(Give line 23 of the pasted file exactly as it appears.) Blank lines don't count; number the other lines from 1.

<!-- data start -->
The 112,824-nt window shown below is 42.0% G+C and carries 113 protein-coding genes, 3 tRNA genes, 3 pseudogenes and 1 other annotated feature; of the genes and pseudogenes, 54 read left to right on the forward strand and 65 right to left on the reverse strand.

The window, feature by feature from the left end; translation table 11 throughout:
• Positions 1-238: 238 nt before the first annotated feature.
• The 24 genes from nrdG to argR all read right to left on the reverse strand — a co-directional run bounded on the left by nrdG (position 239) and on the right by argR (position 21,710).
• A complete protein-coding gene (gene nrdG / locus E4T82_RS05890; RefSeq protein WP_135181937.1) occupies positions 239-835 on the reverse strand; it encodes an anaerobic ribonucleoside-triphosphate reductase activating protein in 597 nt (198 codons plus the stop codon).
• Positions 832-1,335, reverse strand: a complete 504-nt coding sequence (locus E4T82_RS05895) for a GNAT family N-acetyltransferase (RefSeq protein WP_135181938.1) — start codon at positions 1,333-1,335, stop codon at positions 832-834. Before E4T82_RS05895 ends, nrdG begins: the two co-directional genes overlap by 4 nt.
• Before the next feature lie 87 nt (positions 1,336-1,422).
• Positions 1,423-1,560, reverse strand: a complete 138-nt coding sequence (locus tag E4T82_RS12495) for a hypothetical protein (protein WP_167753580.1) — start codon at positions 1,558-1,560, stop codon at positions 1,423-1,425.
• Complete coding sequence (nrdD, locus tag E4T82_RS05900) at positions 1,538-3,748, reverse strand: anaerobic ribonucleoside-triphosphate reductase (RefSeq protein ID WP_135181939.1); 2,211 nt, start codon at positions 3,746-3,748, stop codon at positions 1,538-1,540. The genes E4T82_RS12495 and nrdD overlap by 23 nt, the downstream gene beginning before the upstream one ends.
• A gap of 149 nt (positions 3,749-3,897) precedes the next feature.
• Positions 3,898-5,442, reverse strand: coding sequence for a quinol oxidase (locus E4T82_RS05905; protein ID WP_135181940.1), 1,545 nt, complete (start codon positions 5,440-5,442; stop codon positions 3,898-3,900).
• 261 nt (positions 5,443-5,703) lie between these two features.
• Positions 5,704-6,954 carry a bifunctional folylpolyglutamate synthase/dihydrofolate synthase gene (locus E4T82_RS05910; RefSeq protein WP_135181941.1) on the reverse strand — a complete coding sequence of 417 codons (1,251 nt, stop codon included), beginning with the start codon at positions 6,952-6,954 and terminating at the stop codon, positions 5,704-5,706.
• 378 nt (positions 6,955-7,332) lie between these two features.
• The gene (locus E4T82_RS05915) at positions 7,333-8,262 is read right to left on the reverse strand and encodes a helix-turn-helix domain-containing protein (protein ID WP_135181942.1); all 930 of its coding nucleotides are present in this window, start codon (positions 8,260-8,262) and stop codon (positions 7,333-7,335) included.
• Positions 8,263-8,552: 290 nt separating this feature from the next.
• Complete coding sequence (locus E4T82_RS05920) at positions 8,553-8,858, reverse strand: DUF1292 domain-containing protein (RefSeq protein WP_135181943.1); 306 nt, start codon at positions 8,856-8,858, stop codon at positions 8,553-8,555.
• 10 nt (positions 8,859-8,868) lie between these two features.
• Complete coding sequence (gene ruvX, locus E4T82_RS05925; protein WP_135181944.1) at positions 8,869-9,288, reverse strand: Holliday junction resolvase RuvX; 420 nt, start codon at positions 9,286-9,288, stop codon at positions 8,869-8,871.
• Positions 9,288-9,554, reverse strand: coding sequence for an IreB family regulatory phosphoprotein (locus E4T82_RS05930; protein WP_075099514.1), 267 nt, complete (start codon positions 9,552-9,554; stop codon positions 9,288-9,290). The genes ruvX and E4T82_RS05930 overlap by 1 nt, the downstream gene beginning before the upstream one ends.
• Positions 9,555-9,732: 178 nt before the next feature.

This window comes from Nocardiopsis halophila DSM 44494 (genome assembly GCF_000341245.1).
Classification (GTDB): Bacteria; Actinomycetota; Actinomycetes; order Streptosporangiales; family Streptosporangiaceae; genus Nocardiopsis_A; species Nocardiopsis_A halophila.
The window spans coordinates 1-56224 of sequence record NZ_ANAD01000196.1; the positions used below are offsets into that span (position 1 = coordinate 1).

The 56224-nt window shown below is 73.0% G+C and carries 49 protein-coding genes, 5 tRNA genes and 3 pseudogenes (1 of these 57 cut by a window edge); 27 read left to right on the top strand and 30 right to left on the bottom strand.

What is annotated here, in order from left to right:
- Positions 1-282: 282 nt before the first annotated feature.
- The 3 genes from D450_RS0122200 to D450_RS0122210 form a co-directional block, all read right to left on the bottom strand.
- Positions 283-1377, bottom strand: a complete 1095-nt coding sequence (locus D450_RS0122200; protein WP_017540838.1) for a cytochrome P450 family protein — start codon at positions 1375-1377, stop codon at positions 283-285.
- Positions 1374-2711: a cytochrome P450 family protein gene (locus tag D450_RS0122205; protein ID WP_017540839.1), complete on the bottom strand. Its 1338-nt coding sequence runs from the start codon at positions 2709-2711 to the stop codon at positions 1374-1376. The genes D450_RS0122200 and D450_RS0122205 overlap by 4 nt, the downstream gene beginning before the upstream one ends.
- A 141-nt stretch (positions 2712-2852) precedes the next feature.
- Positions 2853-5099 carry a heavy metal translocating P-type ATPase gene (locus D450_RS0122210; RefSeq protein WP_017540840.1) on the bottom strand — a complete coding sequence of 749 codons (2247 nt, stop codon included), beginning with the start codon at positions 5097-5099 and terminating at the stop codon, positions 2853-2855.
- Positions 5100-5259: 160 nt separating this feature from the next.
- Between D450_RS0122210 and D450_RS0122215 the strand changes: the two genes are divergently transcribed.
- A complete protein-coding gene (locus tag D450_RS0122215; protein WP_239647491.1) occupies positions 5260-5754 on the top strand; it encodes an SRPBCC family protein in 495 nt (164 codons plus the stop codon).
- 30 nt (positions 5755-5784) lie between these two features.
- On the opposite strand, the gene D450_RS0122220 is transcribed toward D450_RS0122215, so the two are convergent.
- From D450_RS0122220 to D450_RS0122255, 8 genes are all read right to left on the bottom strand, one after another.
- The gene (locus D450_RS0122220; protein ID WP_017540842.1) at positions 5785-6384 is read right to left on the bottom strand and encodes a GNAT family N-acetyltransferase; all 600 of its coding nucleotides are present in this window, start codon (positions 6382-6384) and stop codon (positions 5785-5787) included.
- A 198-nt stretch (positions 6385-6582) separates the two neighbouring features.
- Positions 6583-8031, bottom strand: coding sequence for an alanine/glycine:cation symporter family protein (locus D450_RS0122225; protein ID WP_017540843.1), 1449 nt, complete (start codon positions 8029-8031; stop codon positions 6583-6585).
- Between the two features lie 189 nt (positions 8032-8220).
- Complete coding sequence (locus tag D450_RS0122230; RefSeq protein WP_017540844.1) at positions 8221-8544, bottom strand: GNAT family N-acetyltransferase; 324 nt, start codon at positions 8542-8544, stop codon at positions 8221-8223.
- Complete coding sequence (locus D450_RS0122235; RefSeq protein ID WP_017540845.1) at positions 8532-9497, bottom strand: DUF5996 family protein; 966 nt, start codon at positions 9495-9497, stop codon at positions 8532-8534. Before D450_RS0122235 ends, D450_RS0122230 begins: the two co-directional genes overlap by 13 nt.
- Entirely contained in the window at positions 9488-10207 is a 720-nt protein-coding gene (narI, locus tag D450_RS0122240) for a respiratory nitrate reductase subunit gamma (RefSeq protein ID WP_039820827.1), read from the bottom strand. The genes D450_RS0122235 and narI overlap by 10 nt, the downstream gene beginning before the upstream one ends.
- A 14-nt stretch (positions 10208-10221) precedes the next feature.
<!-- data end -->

Classification (GTDB): Bacteria; Actinomycetota; Actinomycetes; order Streptosporangiales; family Streptosporangiaceae; genus Nocardiopsis_A; species Nocardiopsis_A halophila.